A psychiatrist involved in the legal actions related to the shootings at Columbine High School and the Aurora Century theater has concluded that psychiatric drugs were the main contributing factor in both mass murders.
Peter Breggin, M.D., a Harvard-trained psychiatrist, has been involved in criminal and civil cases related to a number of mass murders. He recently reported his conclusions concerning the role of psychiatric drugs in five mass murders, including the two worst in Colorado history.
We previously reported that Aurora theater shooter James Holmes experienced his first episode of mania after taking the antidepressant Zoloft (sertraline) prescribed by his psychiatrist, at which time he wrote in his journal that his hatred was unleashed. Weeks later, Holmes went on the shooting rampage in which he killed 12 moviegoers and injured 70 others in July 2012.
We also previously reported that Eric Harris became obsessed with homicidal and suicidal thoughts within weeks of starting on the antidepressant Zoloft. He was then switched to another violence-linked antidepressant, Luvox, which he was taking at the time he and Dylan Klebold opened fire at Columbine High School, killing 12 students and a teacher and wounding 26 others before killing themselves in April 1999.
Zoloft and Luvox are in the class of antidepressants known as selective serotonin reuptake inhibitors (SSRIs). To date, 26 warnings by international drug regulatory authorities and 34 studies have warned that the adverse effects of SSRIs include mania, aggression, suicide and violence. Both Zoloft and Luvox are on a list of prescription drugs with the most incidents of violence reported to the FDA, according to a 2010 study published by the Public Library of Science ONE (PLoS One).
Without the SSRI antidepressant, Holmes “probably would not have committed mass murder”
In his recent report, Breggin makes this observation about the psychiatric treatment James Holmes received: “Given the [psychiatrist’s] concerns about [James Holmes’] psychotic thinking and his obviously violent tendencies, exposing Holmes to Zoloft was like pouring gasoline on a fire.”
Breggin says Holmes was on Zoloft for about 94 days before abruptly stopping around June 30, just 20 days before his deadly rampage. But it was not the sudden withdrawal that brought on the violence, according to Breggin.
“An abrupt withdrawal might have worsened his condition, but the main contributing factor to the violence was his lengthy exposure to a drug that worsened his condition and drove him into psychosis,” he writes. “He had a manic-like psychosis while taking the Zoloft and this would not have abated for some time after stopping the medication.”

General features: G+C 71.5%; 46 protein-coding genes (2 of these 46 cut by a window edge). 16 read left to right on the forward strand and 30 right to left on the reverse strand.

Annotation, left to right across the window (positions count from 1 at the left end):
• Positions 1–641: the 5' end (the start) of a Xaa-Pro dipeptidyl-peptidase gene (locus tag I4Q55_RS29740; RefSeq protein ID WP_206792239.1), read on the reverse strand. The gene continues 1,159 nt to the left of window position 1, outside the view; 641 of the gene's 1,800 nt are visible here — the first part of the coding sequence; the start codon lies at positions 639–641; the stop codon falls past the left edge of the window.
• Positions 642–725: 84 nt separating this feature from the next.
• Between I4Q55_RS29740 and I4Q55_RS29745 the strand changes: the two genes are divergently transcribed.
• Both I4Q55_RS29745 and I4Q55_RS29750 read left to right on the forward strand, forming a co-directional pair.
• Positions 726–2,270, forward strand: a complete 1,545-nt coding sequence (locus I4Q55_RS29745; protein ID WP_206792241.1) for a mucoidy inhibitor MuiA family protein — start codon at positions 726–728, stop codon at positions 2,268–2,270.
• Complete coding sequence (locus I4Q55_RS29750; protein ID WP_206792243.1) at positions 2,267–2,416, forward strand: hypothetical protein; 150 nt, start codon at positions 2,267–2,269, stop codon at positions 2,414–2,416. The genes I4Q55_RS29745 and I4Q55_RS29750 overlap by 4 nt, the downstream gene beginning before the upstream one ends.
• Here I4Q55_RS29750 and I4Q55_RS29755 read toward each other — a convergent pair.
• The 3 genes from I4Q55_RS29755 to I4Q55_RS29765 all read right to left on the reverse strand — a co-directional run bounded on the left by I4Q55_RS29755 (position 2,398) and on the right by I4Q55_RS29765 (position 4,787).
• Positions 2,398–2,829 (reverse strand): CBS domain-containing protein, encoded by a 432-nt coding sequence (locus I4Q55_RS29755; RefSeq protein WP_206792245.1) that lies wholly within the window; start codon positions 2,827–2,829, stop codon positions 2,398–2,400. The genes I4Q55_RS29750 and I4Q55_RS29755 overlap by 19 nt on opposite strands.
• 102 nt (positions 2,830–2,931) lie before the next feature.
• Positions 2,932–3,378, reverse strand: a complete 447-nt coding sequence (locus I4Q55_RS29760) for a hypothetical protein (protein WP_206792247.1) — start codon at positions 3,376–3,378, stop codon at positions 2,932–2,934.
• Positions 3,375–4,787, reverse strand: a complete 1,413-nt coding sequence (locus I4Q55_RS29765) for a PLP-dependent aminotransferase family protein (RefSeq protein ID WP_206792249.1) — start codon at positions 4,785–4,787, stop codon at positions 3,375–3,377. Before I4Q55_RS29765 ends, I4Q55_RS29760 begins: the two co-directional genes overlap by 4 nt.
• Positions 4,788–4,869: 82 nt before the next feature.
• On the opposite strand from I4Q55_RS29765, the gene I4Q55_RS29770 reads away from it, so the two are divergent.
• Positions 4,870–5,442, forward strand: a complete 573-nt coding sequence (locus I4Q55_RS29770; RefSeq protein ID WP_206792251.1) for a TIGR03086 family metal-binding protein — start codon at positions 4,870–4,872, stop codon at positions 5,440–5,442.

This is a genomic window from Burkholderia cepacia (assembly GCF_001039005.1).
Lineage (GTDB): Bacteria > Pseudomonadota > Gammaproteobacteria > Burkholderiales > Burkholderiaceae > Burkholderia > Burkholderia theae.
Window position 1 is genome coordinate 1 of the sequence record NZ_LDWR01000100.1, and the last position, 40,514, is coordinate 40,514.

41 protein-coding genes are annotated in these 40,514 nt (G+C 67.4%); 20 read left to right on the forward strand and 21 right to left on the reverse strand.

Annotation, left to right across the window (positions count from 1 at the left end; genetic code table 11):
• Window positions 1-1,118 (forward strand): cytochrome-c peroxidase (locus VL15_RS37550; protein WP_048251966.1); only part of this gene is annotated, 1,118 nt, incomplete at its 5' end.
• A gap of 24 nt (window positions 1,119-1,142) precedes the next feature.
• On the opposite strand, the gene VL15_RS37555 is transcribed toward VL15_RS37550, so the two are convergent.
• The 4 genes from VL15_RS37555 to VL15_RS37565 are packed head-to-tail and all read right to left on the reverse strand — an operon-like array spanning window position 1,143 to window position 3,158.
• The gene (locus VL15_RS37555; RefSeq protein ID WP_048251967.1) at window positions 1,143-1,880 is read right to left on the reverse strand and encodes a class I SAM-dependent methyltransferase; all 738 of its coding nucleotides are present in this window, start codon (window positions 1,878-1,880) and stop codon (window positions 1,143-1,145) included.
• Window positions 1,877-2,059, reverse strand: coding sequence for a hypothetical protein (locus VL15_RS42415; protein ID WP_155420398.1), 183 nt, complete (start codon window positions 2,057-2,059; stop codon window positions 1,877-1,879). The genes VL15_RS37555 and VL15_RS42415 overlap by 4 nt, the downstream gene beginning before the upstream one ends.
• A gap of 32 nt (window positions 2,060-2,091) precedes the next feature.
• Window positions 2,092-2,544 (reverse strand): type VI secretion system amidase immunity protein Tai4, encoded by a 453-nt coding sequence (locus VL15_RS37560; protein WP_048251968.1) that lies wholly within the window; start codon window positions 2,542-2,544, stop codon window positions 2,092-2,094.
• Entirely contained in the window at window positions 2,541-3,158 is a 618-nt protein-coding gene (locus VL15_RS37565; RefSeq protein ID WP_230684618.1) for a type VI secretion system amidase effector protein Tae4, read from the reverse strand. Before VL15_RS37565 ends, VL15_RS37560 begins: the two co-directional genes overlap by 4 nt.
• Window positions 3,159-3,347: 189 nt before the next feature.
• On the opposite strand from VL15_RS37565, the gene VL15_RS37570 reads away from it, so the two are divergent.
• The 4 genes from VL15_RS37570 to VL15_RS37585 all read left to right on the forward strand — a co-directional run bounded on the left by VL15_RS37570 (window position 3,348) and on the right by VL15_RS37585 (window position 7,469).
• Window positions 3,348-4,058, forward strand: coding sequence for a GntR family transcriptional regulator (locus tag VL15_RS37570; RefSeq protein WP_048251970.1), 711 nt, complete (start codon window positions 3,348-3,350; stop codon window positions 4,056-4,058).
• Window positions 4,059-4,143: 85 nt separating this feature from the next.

Breggin’s conclusion: “I have no doubt that Zoloft contributed to Holmes’ escalating violence and that without it he probably would not have committed mass murder.”
Lengthy exposure to SSRI antidepressants brought on Eric Harris’ violence
Concerning Eric Harris, Breggin noted in his recent report that the Columbine shooter did not begin planning his violent assault until he had been on antidepressants for months.
Harris was switched to the SSRI antidepressant Luvox in April 1998, a year before the attack on Columbine High School, and the autopsy toxicology report confirmed it was still in his system at the time of the shooting.
Again, it was the lengthy exposure to Luvox that brought on Harris’ violence, according to Breggin, who noted that the writings in Harris’ journal “grew increasingly bizarre and violent over the period in which he continued to take increasing amounts of Luvox.”
Breggin states that psychiatrists not only failed to detect or prevent the violence perpetrated by Holmes and Harris, but “gave drugs that caused violence or amplified any pre-existing violent tendencies.”
Why are these drugs on the market?
Breggin points out that “careful scrutiny of the FDA testing for drug approval shows that antidepressants do not work any better than placebo, but that they do make many people very mentally disturbed and increase the rate of suicide and violence.”
“Why are these drugs on the market?” he asks.
Breggin concludes: “Curtailing or stopping the use of SSRIs and other antidepressants would vastly diminish an infinite number of aggressive and violent acts committed by individuals taking these drugs….”
If you or someone you know has experienced violent outcomes from taking SSRI antidepressants or any other psychiatric drug, please report it to the FDA by clicking here. And we want to talk to you about your experience. You can contact us privately by clicking here or by calling 303-789-5225. All information will be kept in the strictest confidence.